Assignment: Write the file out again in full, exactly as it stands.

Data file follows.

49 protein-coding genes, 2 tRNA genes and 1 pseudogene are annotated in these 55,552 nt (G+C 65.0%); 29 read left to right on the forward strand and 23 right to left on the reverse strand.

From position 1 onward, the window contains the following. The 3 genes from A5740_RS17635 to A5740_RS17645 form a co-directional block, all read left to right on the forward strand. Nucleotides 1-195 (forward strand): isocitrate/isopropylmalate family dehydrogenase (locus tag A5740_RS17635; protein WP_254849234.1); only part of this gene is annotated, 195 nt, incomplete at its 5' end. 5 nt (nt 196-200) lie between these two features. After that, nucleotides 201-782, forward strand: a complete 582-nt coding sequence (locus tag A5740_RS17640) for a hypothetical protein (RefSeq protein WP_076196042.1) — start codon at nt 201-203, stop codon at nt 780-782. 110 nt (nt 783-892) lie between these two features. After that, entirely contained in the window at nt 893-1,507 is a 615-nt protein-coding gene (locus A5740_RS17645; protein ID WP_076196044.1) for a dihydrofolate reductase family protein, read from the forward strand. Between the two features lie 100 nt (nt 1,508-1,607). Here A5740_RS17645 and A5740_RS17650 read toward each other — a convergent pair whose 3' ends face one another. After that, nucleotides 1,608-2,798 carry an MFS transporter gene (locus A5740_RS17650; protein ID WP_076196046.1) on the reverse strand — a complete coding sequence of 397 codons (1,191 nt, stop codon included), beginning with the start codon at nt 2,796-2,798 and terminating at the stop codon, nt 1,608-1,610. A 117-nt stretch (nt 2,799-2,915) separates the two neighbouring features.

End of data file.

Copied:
49 protein-coding genes, 2 tRNA genes and 1 pseudogene are annotated in these 55,552 nt (G+C 65.0%); 29 read left to right on the forward strand and 23 right to left on the reverse strand.

From position 1 onward, the window contains the following. The 3 genes from A5740_RS17635 to A5740_RS17645 form a co-directional block, all read left to right on the forward strand. Nucleotides 1-195 (forward strand): isocitrate/isopropylmalate family dehydrogenase (locus tag A5740_RS17635; protein WP_254849234.1); only part of this gene is annotated, 195 nt, incomplete at its 5' end. 5 nt (nt 196-200) lie between these two features. After that, nucleotides 201-782, forward strand: a complete 582-nt coding sequence (locus tag A5740_RS17640) for a hypothetical protein (RefSeq protein WP_076196042.1) — start codon at nt 201-203, stop codon at nt 780-782. 110 nt (nt 783-892) lie between these two features. After that, entirely contained in the window at nt 893-1,507 is a 615-nt protein-coding gene (locus A5740_RS17645; protein ID WP_076196044.1) for a dihydrofolate reductase family protein, read from the forward strand. Between the two features lie 100 nt (nt 1,508-1,607). Here A5740_RS17645 and A5740_RS17650 read toward each other — a convergent pair whose 3' ends face one another. After that, nucleotides 1,608-2,798 carry an MFS transporter gene (locus A5740_RS17650; protein ID WP_076196046.1) on the reverse strand — a complete coding sequence of 397 codons (1,191 nt, stop codon included), beginning with the start codon at nt 2,796-2,798 and terminating at the stop codon, nt 1,608-1,610. A 117-nt stretch (nt 2,799-2,915) separates the two neighbouring features.